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Zeke in wheelcahir at portable blind
Courtesy Jason Harmon/TWRA

Eight-year-old Zeke Hembree was the first hunter to use Tennessee’s new accessible portable blind.

Moment of
freedom in Tennessee

Portable hunting blinds are providing hours of hunting pleasure for sportsmen and women with disabilities in the Volunteer State

Known for doing donuts and stunts in his power wheelchair, Zeke Hembree is a hard little boy to contain. His excitement for life, and his enthusiasm for hunting and the outdoors seeps from his pores and creates a contagious fervor that lifts the souls of anyone who meets him.

Such zeal from an 8-year-old makes turkey hunting a challenge, but through a cooperative effort with the NWTF, the Tennessee Wildlife Resources Agency, the Tennessee Fish and Wildlife Commission and the Tennessee Wildlife Resources Foundation, permanent and portable hunting blinds spread throughout the state are giving people with mobility impairments a chance to experience the thrill of hunting.

Tennessee is a landmark state when it comes to establishing wheelchair-friendly hunting locations and creating access to thousands of acres of prime hunting land across the state.

Courtesy Jason Harmon/TWRA

Hunters use a container blind build by NWTF members on Cordell
Hull WMA.

According to Shane Hall, NWTF Tennessee Save the Hunt coordinator and Moment of Freedom coordinator for the TWRF, the state has built nearly two-dozen blinds across Tennessee, opening access to several thousand acres of public hunting land to people with mobility impairments.

“The Fish and Wildlife Foundation has already raised $13,000 to purchase four portable blinds that will be housed in each of Tennessee’s four regions,” he said. “These blinds can be reserved by calling the regional TWRA office, and staff will haul the trailer-mounted units to the hunting location, set them up, then haul them off when the hunters are finished with them.”

The portable blinds feature wheelchair ramps and other accessibility tools to assist in ensuring a comfortable experience for the hunters, he said.

The state and NWTF are building permanent deer, turkey and duck hunting blinds with paved or maintained trails that are easy for wheelchairs to roll on and are placed on food plots and wetland areas that are frequented by game, providing the best opportunity possible for hunters to be successful.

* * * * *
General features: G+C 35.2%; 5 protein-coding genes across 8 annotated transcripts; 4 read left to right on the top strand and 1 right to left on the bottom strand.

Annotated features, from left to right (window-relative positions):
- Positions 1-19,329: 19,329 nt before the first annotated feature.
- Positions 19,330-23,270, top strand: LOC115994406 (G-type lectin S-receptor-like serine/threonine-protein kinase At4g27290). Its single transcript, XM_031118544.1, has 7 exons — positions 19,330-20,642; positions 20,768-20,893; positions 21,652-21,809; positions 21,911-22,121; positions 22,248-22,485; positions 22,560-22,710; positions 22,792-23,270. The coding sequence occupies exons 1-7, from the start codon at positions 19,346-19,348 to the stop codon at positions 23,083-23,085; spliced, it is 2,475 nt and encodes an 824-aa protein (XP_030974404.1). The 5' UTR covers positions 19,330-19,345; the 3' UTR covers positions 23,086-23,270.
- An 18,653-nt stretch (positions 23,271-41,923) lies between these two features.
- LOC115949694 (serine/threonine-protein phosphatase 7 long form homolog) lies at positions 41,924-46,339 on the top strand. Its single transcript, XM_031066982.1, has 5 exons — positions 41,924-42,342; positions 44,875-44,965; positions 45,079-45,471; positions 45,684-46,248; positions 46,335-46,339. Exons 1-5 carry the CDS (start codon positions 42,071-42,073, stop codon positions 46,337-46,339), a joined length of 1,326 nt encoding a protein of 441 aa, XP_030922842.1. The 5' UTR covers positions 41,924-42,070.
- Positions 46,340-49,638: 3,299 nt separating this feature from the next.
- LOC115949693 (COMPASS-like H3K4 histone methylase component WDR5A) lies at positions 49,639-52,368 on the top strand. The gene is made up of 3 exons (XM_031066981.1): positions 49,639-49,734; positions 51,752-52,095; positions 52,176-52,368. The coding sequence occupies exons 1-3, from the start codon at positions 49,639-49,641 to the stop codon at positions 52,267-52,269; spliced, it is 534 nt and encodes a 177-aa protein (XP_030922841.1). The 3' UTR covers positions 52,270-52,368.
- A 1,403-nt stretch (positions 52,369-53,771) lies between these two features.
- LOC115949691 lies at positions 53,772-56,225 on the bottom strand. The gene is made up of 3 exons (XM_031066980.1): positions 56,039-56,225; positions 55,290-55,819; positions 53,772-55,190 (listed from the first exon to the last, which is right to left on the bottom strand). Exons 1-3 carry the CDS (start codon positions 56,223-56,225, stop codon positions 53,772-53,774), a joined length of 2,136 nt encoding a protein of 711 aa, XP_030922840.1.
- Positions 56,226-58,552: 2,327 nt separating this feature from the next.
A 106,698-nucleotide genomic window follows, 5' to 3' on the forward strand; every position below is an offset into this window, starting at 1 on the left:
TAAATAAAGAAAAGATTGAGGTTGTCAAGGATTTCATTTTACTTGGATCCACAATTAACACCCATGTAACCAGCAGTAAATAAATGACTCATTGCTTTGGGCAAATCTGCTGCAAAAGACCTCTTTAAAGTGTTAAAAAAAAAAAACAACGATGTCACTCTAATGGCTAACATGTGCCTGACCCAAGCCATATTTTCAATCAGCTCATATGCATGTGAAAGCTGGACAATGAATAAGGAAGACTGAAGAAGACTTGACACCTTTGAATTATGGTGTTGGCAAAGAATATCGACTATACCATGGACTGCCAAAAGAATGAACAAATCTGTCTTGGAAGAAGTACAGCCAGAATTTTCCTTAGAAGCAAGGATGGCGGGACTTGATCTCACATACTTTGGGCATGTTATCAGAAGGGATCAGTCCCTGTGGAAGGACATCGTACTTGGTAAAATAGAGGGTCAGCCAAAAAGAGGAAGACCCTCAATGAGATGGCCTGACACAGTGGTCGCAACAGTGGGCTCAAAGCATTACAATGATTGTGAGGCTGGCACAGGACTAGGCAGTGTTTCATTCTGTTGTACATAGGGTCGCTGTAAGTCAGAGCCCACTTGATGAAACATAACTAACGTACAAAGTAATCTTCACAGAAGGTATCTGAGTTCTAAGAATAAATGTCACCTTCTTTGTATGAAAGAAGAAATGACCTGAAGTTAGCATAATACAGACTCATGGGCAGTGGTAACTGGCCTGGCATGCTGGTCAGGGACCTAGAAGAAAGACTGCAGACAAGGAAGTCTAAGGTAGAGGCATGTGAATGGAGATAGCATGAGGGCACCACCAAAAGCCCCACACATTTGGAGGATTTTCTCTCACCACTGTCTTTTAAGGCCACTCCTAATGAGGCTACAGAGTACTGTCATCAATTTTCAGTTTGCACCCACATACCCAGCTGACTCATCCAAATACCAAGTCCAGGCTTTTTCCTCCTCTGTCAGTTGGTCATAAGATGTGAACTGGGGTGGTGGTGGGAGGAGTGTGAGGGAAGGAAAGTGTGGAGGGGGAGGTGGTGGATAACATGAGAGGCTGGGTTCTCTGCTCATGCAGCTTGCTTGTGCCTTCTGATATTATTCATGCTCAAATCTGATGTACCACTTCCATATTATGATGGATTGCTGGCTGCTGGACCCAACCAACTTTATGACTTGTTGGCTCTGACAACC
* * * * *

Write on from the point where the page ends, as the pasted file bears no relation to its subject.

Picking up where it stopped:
For instance, the NWTF’s Forked Deer Longbeards Chapter and the TWRA built three permanent blinds in Dyer County, Tenn., and the NWTF state board of directors has approved building two more on Cheatham Wildlife Management Area in Cheatham County.

According to Hall, Region 1 has seven blinds that provide access to more than 700 acres; Region 2 has two blinds covering 41 acres; Region 3 has 11 blinds accessing 1,250 acres; and Region 4 doesn’t yet have blinds in place, but plans are in the works to create accessible areas for waterfowl, dove hunting as well as fishing.

Permenat accessible blinds
Courtesy Shane Hall/NWTF

This wheelchair-accessible duck blind was built on North Chickamauga Creek WMA through the Moment of Freedom project.

TWRA Wildlife Education Coordinator Donald Hosse is optimistic the Moment of Freedom initiative is going to be a benchmark in providing access other state wildlife agencies will follow. While the original goal was for 21 new sites over three years, he’s confident they will reach 40 or more in that same time period.

“We’re excited about it as an agency, and regional officers approach us all of the time about opening up additional sites in their regions,” he said. “Once the ball is rolling, it’s going to be awesome.”

The blinds are easy to get in and out, they’re roomy inside and quiet, which is important when you’re hunting with a person with special needs.

“With a handicapped hunter, someone has to help get things situated for the hunter,” said Jeff Hembree, Zeke’s dad and hunting partner. “These blinds were quiet and allow that movement without spooking the animals. We didn’t punch a tag, but we did see a few on that trip. The birds were out of range for Zeke’s crossbow, but he got to watch hens and jakes in the field and even caught up on his sleep a little.”— Matt Lindler


Moment of Freedom

Moment of Freedom is a cooperative effort between the TWRA, TWRF, the TFWC and other partners aimed at providing hunting opportunities for people with mobility impairments. NWTF contract employee Shane Hall, who serves as the NWTF Save the Hunt coordinator in Tennessee, also acts as a Moment of Freedom coordinator and is involved in the implementation of the new initiative. The goal: Create 21 new accessible hunting locations throughout Tennessee over the next three years.

Moment of Freedom is a one-stop information hub for people in wheelchairs to locate places to enjoy a moment of freedom in the outdoors.

Learn more at www.momentoffreedom.org.